Posts Tagged ‘words’

Do Words Lose Power With Over or Mis-Use

October 24, 2016

I’m in a Hilton this week. Return trip to Austin. There I was ready to take an early shower to get to a 7am breakfast meeting.

I’m staring at these bottles. Mega-what??

I choose words carefully. I also choose words that I hope translate well to an international audience. And I wonder, how do these words impact emotions as well as intellect.


Mega-Rich. Mega -Rich.

I stared. Mega-body? No. Mega-rich body. Then I saw it was a brand name. Mega-rich shampoo.

How many things can be “mega”? Really?

How many of us just read over the words. Are we impacted by that word anymore? It’s just a brand or marketing speak or something.

I wonder the same things when communicating Jesus.

Are what I call the “Christian code words” still powerful?  When we read “sin” do we understand that to which it refers? Or is it just a negative sounding word that means some old lady or old guy is condemning us–sight unseen?

I try to find new ways of expressing the emotion or action that is meant by some of the code words. I’m well aware of the many Christians who listen to a message or song and sub-consciously count the number of code words. If the number hits a threshold, then it is labeled good.

The latest John Fischer podcast conversation featured songwriter / singer Bob Bennett. He was talking about writing songs to reach people who are not followers of Jesus. But that the music publishing houses wanted songs that met the code-word threshold rather than songs of struggle and overcoming.

Bennett said, “It’s like the man who, at a dinner party, reaches over to cut his neighbor’s meat.”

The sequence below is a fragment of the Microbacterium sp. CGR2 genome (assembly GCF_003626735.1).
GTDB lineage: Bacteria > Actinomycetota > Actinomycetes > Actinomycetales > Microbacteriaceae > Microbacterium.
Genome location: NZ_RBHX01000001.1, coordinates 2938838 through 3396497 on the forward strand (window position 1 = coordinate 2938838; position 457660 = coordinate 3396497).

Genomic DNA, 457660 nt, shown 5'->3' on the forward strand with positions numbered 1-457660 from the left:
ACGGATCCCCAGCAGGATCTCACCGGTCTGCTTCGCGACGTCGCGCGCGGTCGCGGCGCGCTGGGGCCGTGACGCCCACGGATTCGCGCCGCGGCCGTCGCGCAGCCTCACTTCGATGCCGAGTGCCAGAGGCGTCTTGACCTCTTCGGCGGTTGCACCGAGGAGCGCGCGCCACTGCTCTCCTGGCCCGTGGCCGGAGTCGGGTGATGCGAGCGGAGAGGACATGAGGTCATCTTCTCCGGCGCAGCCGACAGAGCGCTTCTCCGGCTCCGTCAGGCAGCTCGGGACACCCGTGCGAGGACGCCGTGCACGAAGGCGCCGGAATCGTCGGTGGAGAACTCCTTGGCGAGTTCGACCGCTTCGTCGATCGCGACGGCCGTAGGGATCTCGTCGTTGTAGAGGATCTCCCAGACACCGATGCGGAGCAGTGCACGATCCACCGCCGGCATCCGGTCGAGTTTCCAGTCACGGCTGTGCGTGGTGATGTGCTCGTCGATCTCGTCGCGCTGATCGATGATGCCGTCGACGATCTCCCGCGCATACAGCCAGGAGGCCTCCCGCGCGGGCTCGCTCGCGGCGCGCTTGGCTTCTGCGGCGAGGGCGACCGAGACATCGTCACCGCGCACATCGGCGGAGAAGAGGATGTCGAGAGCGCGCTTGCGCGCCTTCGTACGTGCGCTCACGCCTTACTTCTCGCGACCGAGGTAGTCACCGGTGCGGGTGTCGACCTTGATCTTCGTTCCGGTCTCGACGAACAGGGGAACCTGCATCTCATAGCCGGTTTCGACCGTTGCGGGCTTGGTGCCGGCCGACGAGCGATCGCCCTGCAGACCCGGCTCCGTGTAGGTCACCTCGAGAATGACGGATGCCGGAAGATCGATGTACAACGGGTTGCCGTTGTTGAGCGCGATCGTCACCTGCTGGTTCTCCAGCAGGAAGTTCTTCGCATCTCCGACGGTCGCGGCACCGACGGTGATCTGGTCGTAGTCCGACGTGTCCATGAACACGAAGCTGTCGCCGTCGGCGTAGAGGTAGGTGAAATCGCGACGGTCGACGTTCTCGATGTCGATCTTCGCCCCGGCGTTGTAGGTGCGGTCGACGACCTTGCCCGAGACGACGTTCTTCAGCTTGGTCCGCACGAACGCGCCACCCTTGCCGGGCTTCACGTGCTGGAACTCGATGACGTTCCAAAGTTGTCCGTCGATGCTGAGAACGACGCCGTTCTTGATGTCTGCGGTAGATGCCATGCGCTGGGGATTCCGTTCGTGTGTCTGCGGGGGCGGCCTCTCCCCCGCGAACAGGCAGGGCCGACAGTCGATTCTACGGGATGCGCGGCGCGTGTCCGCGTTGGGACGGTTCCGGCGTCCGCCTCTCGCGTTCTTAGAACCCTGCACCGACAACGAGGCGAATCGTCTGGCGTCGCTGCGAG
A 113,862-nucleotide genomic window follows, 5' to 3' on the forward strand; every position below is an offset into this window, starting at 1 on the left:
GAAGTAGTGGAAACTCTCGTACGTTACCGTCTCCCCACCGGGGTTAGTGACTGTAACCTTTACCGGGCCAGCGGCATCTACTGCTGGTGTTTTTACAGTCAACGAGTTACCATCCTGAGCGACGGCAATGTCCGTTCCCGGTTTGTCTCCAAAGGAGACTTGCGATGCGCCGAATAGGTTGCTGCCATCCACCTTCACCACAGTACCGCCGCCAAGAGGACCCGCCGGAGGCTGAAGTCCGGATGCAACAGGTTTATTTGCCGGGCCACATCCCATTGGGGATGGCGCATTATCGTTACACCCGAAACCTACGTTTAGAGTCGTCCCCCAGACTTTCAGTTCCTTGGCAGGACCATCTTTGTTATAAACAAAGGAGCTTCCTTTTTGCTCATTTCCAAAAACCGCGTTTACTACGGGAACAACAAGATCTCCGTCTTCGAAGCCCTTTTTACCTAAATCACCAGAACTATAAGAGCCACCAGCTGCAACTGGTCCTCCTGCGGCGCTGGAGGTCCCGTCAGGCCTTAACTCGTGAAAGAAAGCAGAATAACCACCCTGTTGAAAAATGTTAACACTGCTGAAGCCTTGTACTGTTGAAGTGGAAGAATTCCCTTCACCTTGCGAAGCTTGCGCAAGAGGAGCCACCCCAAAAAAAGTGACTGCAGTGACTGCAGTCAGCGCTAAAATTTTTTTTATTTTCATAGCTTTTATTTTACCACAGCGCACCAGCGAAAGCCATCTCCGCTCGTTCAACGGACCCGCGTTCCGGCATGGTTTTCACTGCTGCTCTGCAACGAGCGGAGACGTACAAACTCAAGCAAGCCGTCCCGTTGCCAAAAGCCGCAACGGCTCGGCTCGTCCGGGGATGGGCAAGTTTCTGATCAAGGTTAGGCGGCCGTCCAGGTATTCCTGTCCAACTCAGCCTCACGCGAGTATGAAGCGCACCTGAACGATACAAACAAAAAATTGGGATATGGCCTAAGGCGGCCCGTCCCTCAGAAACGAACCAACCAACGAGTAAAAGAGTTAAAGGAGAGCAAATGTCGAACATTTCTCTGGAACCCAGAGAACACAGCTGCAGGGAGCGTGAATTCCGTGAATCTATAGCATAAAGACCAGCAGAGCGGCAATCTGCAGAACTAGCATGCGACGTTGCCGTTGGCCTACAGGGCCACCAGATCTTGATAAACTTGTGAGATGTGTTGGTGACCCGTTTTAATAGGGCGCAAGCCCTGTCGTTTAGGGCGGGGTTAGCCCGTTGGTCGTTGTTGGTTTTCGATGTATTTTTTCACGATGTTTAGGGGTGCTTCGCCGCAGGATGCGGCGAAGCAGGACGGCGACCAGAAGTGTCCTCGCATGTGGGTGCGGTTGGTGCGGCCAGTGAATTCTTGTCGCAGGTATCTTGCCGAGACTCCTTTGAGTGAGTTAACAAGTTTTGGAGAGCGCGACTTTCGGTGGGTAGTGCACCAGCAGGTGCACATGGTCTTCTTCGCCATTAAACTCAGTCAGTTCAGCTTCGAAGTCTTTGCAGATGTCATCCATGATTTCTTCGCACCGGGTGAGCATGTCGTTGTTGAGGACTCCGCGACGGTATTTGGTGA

We need to make sure that we are really communicating. Are we over-using words to the point that they lose their appropriate emotional meaning? Are we failing to use words that say what we really mean in a context that can be really heard?

Don’t Let Words Get In The Way of Communicating

September 3, 2015

The tone of my last post about the guy who put forward and argument based on a shallow interpretation of Scripture was pretty sharp. I tried to separate out my dislike of the interpretation from any possible personal dislike. I don’t know that I succeeded. Perhaps I was snarky in a couple of comments.

Sometimes we just come out and call things by names that were poorly chosen.

Christians sometimes have a way of moving a conversation to the personal perhaps a little too quickly. Maybe making a judgement about saved or not saved based on superficial information. Or even no information.

Sometimes in analyzing we place a label on people that we shouldn’t. It could be wrong. It could be right. But it changes the entire discourse usually away from the direction we wished we were going.

How about when we name something and people get an entirely different interpretation of our event or program than what we meant. Now, we cannot recover or recover only with great difficulty.

Ad hominem attacks, such as we often see in politics, never move a discussion forward. Attacking a person instead of discussing her ideas and trying to understand and empathize is just the easy way out. And it will never lead to reconciliation and relationship.

Those of us who  use words must especially be careful. Paul says those who teach are especially at risk if we don’t teach correctly. Let us strive to use words correctly and intelligently.